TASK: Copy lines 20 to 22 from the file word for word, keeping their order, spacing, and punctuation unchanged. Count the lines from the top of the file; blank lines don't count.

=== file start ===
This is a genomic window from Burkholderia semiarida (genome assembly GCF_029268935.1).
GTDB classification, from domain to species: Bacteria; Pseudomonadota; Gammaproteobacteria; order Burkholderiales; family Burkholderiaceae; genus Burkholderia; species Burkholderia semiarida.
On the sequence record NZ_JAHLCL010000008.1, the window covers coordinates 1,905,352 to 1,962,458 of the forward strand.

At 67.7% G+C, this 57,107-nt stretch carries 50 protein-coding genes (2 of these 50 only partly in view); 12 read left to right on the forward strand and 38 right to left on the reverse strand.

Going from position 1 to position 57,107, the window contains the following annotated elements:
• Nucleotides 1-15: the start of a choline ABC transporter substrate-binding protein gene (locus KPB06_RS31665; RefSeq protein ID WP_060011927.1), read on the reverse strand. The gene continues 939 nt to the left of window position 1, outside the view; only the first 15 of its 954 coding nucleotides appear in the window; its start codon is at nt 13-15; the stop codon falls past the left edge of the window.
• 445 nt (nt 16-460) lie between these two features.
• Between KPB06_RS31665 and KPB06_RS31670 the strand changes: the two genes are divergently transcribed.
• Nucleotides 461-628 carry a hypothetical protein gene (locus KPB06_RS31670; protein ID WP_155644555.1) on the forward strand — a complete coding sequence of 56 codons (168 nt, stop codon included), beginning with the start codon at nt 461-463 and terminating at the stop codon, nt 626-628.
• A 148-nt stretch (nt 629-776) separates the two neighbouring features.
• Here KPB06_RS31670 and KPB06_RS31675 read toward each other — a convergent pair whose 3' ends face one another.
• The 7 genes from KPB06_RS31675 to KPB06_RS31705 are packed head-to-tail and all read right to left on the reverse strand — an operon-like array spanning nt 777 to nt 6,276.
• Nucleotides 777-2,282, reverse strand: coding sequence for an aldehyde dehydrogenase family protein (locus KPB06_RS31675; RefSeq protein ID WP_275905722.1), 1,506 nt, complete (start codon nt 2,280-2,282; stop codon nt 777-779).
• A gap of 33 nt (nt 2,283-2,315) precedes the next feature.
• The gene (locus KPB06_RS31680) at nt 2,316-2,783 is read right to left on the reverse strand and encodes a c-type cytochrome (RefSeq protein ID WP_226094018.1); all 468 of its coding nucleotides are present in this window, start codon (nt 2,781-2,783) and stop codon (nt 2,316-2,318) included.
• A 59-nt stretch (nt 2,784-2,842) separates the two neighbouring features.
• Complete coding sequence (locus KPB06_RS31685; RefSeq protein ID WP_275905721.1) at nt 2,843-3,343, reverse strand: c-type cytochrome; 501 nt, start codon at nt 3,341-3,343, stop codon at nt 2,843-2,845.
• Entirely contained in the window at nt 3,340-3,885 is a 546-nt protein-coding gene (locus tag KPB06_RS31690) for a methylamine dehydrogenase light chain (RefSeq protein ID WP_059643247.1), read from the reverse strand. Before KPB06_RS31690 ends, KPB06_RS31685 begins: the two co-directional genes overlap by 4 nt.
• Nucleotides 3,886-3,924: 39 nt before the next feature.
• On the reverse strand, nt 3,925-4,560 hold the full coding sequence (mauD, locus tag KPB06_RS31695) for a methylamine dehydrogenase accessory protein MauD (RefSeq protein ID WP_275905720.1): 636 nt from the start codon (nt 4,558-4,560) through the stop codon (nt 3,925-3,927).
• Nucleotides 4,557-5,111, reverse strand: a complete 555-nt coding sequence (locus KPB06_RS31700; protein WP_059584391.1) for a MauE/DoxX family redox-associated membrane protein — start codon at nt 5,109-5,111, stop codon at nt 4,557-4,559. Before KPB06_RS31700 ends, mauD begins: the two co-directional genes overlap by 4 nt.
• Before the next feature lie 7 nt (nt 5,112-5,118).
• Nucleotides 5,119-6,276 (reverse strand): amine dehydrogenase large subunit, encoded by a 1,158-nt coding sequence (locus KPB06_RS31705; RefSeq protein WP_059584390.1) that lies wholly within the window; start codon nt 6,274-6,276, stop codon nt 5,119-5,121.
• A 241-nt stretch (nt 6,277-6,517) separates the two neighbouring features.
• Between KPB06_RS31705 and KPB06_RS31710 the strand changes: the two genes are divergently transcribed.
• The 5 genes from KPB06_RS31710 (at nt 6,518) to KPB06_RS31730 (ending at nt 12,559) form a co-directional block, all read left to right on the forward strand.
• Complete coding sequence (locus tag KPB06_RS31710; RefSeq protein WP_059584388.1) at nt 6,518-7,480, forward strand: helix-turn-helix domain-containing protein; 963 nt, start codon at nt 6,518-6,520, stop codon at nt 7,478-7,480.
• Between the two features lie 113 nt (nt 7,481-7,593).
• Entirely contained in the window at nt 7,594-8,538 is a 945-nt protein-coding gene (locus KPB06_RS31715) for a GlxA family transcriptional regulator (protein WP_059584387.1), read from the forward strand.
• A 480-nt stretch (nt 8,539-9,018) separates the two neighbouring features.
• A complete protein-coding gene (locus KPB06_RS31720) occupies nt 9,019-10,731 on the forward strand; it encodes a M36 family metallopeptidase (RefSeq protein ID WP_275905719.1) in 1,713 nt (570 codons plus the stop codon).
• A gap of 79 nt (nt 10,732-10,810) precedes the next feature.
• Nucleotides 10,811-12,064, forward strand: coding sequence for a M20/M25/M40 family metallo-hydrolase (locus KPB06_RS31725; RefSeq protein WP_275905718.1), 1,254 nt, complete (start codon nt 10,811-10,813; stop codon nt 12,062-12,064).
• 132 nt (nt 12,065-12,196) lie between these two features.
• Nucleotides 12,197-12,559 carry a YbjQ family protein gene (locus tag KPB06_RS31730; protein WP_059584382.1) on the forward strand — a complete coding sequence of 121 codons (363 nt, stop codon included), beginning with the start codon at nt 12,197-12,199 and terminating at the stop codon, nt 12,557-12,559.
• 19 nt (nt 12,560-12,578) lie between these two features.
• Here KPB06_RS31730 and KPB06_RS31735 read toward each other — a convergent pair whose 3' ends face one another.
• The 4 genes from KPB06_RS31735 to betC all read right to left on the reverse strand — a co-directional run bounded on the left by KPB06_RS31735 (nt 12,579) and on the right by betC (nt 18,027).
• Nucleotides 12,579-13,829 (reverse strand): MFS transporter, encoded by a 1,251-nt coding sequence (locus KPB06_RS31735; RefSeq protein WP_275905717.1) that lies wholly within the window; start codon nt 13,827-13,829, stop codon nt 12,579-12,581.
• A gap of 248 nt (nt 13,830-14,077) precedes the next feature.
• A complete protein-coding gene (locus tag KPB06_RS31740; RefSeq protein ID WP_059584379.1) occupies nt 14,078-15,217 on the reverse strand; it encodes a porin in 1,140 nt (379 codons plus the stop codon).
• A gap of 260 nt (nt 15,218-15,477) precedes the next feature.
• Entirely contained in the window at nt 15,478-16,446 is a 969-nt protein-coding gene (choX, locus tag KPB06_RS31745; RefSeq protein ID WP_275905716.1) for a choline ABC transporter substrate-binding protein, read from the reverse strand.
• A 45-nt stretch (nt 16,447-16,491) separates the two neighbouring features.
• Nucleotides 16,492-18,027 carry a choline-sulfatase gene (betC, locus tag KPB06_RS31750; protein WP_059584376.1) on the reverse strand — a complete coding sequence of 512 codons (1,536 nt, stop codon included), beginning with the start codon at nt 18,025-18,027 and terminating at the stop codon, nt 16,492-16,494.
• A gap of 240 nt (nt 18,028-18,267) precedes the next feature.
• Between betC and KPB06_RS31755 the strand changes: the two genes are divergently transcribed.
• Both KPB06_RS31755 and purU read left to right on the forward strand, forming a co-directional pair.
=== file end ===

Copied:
• On the reverse strand, nt 3,925-4,560 hold the full coding sequence (mauD, locus tag KPB06_RS31695) for a methylamine dehydrogenase accessory protein MauD (RefSeq protein ID WP_275905720.1): 636 nt from the start codon (nt 4,558-4,560) through the stop codon (nt 3,925-3,927).
• Nucleotides 4,557-5,111, reverse strand: a complete 555-nt coding sequence (locus KPB06_RS31700; protein WP_059584391.1) for a MauE/DoxX family redox-associated membrane protein — start codon at nt 5,109-5,111, stop codon at nt 4,557-4,559. Before KPB06_RS31700 ends, mauD begins: the two co-directional genes overlap by 4 nt.
• Before the next feature lie 7 nt (nt 5,112-5,118).